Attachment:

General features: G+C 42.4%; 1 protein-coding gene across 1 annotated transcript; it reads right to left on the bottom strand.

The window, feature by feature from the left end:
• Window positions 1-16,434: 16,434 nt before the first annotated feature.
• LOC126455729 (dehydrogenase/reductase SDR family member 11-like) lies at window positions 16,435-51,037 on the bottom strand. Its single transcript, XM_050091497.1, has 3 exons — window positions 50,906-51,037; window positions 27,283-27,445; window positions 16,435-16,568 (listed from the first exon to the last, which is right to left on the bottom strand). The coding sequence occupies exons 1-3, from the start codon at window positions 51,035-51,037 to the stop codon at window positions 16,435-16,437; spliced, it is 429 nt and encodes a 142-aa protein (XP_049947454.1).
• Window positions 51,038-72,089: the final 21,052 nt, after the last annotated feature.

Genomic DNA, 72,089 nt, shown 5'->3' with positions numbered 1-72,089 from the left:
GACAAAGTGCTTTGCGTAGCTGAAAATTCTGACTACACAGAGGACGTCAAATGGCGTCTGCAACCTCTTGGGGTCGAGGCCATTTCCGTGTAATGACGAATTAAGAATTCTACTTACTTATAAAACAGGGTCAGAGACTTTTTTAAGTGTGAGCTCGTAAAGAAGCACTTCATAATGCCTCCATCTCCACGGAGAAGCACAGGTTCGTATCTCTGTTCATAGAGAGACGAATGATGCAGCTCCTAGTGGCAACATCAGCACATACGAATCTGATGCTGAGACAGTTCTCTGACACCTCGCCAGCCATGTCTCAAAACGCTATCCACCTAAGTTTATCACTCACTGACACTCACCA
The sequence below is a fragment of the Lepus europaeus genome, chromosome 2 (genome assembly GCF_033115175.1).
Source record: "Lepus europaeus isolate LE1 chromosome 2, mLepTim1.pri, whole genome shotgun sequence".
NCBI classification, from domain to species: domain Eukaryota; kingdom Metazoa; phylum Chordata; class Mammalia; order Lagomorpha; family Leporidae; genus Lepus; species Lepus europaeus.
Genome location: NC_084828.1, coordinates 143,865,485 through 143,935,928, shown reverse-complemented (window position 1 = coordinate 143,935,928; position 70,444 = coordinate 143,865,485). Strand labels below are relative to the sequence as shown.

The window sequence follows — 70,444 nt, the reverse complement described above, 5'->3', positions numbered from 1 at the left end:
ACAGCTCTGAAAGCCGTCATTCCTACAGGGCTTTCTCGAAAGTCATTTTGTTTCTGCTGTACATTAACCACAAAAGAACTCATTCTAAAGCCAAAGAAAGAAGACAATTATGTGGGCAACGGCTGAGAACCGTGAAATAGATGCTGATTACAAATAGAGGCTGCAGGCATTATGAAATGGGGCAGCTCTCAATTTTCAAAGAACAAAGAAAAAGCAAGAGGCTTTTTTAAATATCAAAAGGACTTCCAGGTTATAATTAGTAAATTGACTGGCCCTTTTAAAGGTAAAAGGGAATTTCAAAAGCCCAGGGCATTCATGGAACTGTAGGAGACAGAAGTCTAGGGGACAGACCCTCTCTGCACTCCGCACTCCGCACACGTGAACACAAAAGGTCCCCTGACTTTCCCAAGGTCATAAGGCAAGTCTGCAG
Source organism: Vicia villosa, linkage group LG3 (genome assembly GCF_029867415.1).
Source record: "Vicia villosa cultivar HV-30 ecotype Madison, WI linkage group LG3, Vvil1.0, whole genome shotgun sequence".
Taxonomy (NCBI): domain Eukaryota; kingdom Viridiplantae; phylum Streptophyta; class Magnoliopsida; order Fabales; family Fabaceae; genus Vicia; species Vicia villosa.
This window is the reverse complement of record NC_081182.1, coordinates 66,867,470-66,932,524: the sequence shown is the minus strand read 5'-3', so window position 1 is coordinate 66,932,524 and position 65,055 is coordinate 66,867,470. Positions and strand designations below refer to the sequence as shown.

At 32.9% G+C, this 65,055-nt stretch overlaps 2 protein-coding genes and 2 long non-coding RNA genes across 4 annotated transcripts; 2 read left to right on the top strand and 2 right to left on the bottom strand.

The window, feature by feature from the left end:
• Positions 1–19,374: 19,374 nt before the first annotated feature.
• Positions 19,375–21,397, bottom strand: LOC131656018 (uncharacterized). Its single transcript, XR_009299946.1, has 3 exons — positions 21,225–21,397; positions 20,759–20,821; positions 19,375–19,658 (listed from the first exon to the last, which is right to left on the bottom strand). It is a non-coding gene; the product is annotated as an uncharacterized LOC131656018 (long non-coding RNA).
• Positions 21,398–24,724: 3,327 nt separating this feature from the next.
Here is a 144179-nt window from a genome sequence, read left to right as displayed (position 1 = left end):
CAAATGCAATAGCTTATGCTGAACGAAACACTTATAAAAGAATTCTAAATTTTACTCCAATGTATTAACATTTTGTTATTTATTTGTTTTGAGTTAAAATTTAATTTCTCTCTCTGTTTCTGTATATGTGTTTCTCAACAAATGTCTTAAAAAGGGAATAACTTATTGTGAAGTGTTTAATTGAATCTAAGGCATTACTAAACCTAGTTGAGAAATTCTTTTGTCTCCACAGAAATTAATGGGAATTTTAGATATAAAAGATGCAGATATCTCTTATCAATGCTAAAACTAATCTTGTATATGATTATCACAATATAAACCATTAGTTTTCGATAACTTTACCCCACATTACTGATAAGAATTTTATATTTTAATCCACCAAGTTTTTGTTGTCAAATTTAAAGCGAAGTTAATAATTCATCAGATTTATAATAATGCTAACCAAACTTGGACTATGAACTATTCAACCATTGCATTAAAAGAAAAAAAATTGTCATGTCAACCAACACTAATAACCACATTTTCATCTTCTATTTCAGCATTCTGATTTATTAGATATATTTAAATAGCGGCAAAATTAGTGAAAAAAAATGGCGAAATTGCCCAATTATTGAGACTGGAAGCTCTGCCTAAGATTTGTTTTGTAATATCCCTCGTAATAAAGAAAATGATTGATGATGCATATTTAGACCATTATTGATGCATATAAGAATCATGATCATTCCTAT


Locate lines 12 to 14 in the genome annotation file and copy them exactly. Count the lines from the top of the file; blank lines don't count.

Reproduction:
The window sequence follows — 70,444 nt, the reverse complement described above, 5'->3', positions numbered from 1 at the left end:
ACAGCTCTGAAAGCCGTCATTCCTACAGGGCTTTCTCGAAAGTCATTTTGTTTCTGCTGTACATTAACCACAAAAGAACTCATTCTAAAGCCAAAGAAAGAAGACAATTATGTGGGCAACGGCTGAGAACCGTGAAATAGATGCTGATTACAAATAGAGGCTGCAGGCATTATGAAATGGGGCAGCTCTCAATTTTCAAAGAACAAAGAAAAAGCAAGAGGCTTTTTTAAATATCAAAAGGACTTCCAGGTTATAATTAGTAAATTGACTGGCCCTTTTAAAGGTAAAAGGGAATTTCAAAAGCCCAGGGCATTCATGGAACTGTAGGAGACAGAAGTCTAGGGGACAGACCCTCTCTGCACTCCGCACTCCGCACACGTGAACACAAAAGGTCCCCTGACTTTCCCAAGGTCATAAGGCAAGTCTGCAG
Source organism: Vicia villosa, linkage group LG3 (genome assembly GCF_029867415.1).